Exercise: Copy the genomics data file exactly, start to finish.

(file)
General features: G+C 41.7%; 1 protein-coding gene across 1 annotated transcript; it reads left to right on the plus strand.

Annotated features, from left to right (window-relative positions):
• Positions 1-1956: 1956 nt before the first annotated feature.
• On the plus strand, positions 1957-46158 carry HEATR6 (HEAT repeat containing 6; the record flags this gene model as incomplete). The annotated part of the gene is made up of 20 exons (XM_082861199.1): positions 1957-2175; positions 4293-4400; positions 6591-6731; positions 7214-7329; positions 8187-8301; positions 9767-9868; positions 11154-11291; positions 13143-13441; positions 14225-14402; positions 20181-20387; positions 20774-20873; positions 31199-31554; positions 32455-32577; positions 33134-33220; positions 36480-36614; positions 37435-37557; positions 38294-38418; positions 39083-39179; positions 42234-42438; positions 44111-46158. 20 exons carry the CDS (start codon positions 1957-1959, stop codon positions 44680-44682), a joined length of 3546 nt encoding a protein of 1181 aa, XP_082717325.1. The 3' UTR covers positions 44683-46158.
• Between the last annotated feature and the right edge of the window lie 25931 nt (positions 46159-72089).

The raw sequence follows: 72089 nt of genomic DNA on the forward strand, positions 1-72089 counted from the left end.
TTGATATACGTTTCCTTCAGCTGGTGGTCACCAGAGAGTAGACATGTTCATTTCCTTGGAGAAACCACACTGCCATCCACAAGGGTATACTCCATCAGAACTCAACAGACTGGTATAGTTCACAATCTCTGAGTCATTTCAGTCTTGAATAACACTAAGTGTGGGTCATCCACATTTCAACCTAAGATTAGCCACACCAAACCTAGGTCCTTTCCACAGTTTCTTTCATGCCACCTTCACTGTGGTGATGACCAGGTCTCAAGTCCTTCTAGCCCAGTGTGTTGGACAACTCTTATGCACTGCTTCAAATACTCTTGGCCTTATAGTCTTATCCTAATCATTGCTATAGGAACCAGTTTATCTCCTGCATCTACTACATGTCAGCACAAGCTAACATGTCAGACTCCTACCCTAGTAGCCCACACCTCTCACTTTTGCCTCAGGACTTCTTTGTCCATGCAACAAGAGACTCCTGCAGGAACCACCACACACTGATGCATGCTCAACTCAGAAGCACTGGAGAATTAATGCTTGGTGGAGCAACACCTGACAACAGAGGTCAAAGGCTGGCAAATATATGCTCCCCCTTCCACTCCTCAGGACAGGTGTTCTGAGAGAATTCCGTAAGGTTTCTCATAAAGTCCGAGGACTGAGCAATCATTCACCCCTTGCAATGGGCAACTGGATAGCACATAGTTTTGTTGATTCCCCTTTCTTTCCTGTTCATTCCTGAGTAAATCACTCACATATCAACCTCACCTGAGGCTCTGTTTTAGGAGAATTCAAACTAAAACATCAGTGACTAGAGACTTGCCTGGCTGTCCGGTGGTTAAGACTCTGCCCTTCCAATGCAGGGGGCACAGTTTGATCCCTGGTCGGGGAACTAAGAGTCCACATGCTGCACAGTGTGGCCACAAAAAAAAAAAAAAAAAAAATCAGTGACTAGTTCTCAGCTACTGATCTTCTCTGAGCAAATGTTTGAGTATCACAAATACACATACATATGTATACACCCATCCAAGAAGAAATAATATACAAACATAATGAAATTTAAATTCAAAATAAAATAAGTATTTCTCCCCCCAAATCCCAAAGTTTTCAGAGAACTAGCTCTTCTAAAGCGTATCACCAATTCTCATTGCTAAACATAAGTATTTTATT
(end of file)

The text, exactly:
General features: G+C 41.7%; 1 protein-coding gene across 1 annotated transcript; it reads left to right on the plus strand.

Annotated features, from left to right (window-relative positions):
• Positions 1-1956: 1956 nt before the first annotated feature.
• On the plus strand, positions 1957-46158 carry HEATR6 (HEAT repeat containing 6; the record flags this gene model as incomplete). The annotated part of the gene is made up of 20 exons (XM_082861199.1): positions 1957-2175; positions 4293-4400; positions 6591-6731; positions 7214-7329; positions 8187-8301; positions 9767-9868; positions 11154-11291; positions 13143-13441; positions 14225-14402; positions 20181-20387; positions 20774-20873; positions 31199-31554; positions 32455-32577; positions 33134-33220; positions 36480-36614; positions 37435-37557; positions 38294-38418; positions 39083-39179; positions 42234-42438; positions 44111-46158. 20 exons carry the CDS (start codon positions 1957-1959, stop codon positions 44680-44682), a joined length of 3546 nt encoding a protein of 1181 aa, XP_082717325.1. The 3' UTR covers positions 44683-46158.
• Between the last annotated feature and the right edge of the window lie 25931 nt (positions 46159-72089).

The raw sequence follows: 72089 nt of genomic DNA on the forward strand, positions 1-72089 counted from the left end.
TTGATATACGTTTCCTTCAGCTGGTGGTCACCAGAGAGTAGACATGTTCATTTCCTTGGAGAAACCACACTGCCATCCACAAGGGTATACTCCATCAGAACTCAACAGACTGGTATAGTTCACAATCTCTGAGTCATTTCAGTCTTGAATAACACTAAGTGTGGGTCATCCACATTTCAACCTAAGATTAGCCACACCAAACCTAGGTCCTTTCCACAGTTTCTTTCATGCCACCTTCACTGTGGTGATGACCAGGTCTCAAGTCCTTCTAGCCCAGTGTGTTGGACAACTCTTATGCACTGCTTCAAATACTCTTGGCCTTATAGTCTTATCCTAATCATTGCTATAGGAACCAGTTTATCTCCTGCATCTACTACATGTCAGCACAAGCTAACATGTCAGACTCCTACCCTAGTAGCCCACACCTCTCACTTTTGCCTCAGGACTTCTTTGTCCATGCAACAAGAGACTCCTGCAGGAACCACCACACACTGATGCATGCTCAACTCAGAAGCACTGGAGAATTAATGCTTGGTGGAGCAACACCTGACAACAGAGGTCAAAGGCTGGCAAATATATGCTCCCCCTTCCACTCCTCAGGACAGGTGTTCTGAGAGAATTCCGTAAGGTTTCTCATAAAGTCCGAGGACTGAGCAATCATTCACCCCTTGCAATGGGCAACTGGATAGCACATAGTTTTGTTGATTCCCCTTTCTTTCCTGTTCATTCCTGAGTAAATCACTCACATATCAACCTCACCTGAGGCTCTGTTTTAGGAGAATTCAAACTAAAACATCAGTGACTAGAGACTTGCCTGGCTGTCCGGTGGTTAAGACTCTGCCCTTCCAATGCAGGGGGCACAGTTTGATCCCTGGTCGGGGAACTAAGAGTCCACATGCTGCACAGTGTGGCCACAAAAAAAAAAAAAAAAAAAATCAGTGACTAGTTCTCAGCTACTGATCTTCTCTGAGCAAATGTTTGAGTATCACAAATACACATACATATGTATACACCCATCCAAGAAGAAATAATATACAAACATAATGAAATTTAAATTCAAAATAAAATAAGTATTTCTCCCCCCAAATCCCAAAGTTTTCAGAGAACTAGCTCTTCTAAAGCGTATCACCAATTCTCATTGCTAAACATAAGTATTTTATT